Norham Road – Percy Main

The council is currently consulting on a range of new walking and cycling changes, some better than others.

The scheme on Norham Road links the Coast Road down to Percy Main.

At first glance, you see prioritised raised tables across the junction on the southbound route at the north end of Simonburn Avenue, Nunwick Gardens and the south end of Stannington Road. All of these are minor roads, so it’s good to see a design that looks to give non-motorised movements priority across the junctions.

Based on the planning permission that was granted on the housing development south of West Chirton Industrial Estate, there will be a signalised junction with Verne Road. Of the work that has been completed so far, it is likely that there will be a pedestrian/cyclist phase to the traffic lights. The planning permission also points to work on these signals are likely to be linked to those at the Tesco junction further north. It seems that not enough space is being provided at the junction for pedestrians and cyclists to be separated, instead anyone riding will have to pass through pedestrians waiting at the crossings.

The housing development will have a link to the National Cycle Network (NCN) path on the west side, as a means of accessing Public Right of Way. This would likely provide a quiet(er) route onto the NCN, than continuing further south.

Segregation

Unfortunately, on both sides of the road, the main design of the “segregated” cycle path is shared with pedestrians. On parts of the northbound section, the amount of space allocated is a very generous 4.5m, which would indicate either some road space is being claimed, or the path is being widened on the inside. The main Norham Road highway, away from the junction, is mostly 9m in width, so it is quite clear there is more than sufficient space to look to provide on-road, protected, segregated cycling infrastructure.

The width of Norham Road is mostly 9m

As mentioned in Sustainable Transport Schemes 2021, the cost of quality infrastructure is around £1m per mile, which would be the approximate cost for providing quality, protected cycleways from North Shields Retail Park in the north, to Tecaz in the south (750m each way). However, if this section is plained and surfaced (based on the average of 3.5m of width along each path), this would cost approximately £300k (RFI 1804013 6th June 2018). It’s unclear what North Tyneside Council’s commitment to this route is, in the long term.

Quiet Street

At the south end of Norham Road, the southbound route is to be joined to Elsdon Terrace, which is a quiet enough street, parking down both sides of it. Given Norham Road narrows at this point, and there is a bus depot at this bottleneck, it’s a sensible decision to make.

“Quiet Street” link from Norham Road down Elsdon Terrace.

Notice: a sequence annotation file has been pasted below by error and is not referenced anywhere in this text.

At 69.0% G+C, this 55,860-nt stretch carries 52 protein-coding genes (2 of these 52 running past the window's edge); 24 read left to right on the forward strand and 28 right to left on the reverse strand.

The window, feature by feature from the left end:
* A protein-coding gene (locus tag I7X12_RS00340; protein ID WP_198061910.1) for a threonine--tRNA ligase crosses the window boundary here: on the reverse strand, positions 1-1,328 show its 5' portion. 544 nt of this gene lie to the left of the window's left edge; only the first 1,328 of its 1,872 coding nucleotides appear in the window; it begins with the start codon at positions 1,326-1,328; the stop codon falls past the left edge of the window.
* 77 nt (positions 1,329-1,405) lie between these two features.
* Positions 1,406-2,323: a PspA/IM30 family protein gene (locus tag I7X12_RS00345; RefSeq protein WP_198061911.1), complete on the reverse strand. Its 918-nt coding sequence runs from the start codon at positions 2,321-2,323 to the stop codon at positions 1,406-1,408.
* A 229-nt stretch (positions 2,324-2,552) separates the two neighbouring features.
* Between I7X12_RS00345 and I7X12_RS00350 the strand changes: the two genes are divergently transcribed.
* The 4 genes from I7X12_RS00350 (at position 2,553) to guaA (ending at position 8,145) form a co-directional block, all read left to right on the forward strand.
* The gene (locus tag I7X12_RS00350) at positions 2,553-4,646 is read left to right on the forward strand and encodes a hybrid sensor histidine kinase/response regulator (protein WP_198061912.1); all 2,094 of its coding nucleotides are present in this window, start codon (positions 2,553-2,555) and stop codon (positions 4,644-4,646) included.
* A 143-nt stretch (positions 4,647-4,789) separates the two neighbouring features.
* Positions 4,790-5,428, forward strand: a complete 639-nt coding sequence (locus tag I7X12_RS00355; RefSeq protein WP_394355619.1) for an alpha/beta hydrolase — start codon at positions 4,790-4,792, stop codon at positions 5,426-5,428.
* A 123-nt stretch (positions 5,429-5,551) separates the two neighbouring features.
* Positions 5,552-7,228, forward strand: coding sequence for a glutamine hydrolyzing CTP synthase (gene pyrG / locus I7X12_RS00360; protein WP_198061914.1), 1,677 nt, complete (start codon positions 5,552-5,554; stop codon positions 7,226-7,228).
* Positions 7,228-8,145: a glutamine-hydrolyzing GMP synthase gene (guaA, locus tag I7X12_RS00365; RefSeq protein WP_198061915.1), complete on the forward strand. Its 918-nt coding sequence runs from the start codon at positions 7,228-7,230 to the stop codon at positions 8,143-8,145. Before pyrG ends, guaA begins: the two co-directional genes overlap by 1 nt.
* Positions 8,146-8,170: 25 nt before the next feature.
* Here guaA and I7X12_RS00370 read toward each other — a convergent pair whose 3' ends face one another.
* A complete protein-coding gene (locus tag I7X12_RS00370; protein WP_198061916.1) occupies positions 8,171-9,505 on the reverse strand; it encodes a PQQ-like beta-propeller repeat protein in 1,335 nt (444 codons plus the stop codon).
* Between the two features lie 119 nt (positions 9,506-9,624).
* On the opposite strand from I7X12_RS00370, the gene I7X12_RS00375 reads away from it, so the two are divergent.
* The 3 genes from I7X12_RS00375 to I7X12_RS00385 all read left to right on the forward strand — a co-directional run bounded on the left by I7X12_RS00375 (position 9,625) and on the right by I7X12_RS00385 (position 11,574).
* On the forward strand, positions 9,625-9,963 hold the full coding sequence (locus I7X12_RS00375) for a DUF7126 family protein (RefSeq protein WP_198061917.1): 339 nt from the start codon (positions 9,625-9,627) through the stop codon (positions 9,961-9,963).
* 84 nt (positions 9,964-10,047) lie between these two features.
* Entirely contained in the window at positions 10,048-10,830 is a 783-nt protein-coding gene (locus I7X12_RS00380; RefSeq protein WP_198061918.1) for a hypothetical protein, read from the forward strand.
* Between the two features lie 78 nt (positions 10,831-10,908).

The plans indicate a new link will be installed, but it’s not clear how this link will look. Currently, Elsdon Terrace has a narrow path in front of a shop, with a raised bus stop area on the A193 Wallsend Road above. Any new link would likely require a fundamental change that doesn’t make access to the bus stop difficult for people with mobility problems, or any slope too steep for wheelchairs.

The plan appears to want to link to the existing shared network towards Percy Main. Given how busy the A193 roundabout can be towards Preston Village and Meadowell, the roundabout may require changes as to allow cyclists the opportunity to cross safely. The existing exit onto Wallsend Road is quite wide and encourages drivers to speed through, whereas the exisiting NCN 10 network in the west takes cyclists under the A193 with a quieter road to cross outside the Redburn Medical Centre.

Right Link?

Norham Road is certainly wide enough to cater for protected, segregated cycle lanes. With the NCN10 running parallel in the west, it may be more benefical to provide more links from Norham Road to NCN10 than have cyclists navigate a busier roundabout.

The shared path on Norham Road doesn’t appear to provide information as to how this will directly to Elson Terrace. It’s likely the council will place a Give Way junction onto Alnwick Avenue, which means cyclists are potentially going to have to look in three directions to navigate. It would be less hassle for cyclists to find a link over to NCN10 and navigate to Percy Main that way than potentially worry about crossing the A193.

Then there’s the cost. Even with the failure to adhere to LTN 1/20 on Norham Road, by putting cyclists into conflict with pedestrians, the cost of putting in place shared paths isn’t that significantly less expensive that providing quality segregation. What are the long terms plans for Norham Road going forward?

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